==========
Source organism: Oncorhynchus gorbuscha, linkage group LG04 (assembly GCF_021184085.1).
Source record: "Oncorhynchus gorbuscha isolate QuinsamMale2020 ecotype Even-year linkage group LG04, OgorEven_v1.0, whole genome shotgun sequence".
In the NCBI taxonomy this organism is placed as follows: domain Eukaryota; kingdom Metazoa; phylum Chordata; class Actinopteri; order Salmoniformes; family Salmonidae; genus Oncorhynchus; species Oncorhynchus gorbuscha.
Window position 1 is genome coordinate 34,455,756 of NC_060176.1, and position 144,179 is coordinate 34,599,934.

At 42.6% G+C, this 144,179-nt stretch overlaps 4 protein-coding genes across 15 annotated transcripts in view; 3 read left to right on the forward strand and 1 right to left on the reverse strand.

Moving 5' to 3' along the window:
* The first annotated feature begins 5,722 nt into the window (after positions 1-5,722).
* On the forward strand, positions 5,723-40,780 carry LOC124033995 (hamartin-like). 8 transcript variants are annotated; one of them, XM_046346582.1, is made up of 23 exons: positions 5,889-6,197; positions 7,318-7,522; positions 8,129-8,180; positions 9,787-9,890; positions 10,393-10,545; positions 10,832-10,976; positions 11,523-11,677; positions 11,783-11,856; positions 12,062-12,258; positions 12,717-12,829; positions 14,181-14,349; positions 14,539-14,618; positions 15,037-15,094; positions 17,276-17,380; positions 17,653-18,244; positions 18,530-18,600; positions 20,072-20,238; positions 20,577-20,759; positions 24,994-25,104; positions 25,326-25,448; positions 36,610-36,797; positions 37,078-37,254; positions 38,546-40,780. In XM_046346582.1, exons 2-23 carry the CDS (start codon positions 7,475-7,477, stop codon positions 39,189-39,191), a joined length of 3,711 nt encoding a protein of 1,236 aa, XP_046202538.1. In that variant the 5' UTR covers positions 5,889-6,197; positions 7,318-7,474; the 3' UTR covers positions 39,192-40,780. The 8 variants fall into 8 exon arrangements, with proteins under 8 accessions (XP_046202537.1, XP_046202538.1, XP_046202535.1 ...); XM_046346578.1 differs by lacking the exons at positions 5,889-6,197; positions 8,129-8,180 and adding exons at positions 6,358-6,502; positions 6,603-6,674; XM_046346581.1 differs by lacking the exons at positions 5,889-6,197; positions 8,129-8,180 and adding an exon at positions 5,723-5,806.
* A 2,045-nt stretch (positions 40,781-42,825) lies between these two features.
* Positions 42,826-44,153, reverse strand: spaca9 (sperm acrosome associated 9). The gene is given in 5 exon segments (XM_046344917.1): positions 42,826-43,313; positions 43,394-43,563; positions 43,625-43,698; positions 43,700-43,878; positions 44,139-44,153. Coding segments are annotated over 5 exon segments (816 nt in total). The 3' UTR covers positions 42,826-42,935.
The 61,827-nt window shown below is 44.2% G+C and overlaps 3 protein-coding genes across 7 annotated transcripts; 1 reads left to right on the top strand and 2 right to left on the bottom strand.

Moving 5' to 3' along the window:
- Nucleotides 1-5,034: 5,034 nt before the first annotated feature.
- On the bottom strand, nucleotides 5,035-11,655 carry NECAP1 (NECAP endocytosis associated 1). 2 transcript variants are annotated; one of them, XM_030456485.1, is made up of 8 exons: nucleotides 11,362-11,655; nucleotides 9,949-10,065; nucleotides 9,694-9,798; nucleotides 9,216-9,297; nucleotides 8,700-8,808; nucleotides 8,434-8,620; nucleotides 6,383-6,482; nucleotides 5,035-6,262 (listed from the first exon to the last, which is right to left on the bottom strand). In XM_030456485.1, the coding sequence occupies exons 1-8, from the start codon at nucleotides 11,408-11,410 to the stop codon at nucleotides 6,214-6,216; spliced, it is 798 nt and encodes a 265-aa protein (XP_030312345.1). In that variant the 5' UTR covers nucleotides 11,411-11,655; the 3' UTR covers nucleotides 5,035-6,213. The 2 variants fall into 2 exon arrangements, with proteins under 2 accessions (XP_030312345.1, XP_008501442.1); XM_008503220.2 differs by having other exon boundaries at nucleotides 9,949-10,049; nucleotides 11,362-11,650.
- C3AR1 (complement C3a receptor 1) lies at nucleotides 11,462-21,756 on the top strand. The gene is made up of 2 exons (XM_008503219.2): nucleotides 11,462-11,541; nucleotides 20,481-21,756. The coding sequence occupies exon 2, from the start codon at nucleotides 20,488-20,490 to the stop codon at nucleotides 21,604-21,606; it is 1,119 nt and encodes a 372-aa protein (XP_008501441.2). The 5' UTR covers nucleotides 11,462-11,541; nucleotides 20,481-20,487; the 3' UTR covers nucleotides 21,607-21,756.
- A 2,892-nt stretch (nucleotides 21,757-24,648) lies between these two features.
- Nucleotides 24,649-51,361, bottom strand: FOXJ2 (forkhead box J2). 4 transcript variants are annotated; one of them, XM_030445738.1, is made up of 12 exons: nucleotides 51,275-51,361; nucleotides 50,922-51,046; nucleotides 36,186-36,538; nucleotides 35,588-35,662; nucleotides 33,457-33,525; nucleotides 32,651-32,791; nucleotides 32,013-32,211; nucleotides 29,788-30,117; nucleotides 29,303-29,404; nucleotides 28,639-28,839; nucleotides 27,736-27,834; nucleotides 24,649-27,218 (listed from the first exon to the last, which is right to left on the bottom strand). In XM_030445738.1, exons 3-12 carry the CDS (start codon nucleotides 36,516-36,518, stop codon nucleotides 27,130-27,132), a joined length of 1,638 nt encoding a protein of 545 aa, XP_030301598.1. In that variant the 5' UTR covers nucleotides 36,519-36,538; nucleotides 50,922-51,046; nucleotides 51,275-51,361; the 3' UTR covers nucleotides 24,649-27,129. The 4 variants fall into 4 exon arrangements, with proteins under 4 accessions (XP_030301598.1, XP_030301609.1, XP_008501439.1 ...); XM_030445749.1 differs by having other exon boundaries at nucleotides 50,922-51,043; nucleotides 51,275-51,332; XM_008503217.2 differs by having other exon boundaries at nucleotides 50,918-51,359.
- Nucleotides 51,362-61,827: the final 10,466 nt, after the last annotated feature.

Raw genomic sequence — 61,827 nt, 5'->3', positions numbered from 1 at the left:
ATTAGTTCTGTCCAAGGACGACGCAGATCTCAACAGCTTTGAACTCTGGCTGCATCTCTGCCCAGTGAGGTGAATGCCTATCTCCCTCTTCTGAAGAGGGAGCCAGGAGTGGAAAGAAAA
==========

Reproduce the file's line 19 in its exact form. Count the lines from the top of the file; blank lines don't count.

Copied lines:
Raw genomic sequence — 61,827 nt, 5'->3', positions numbered from 1 at the left: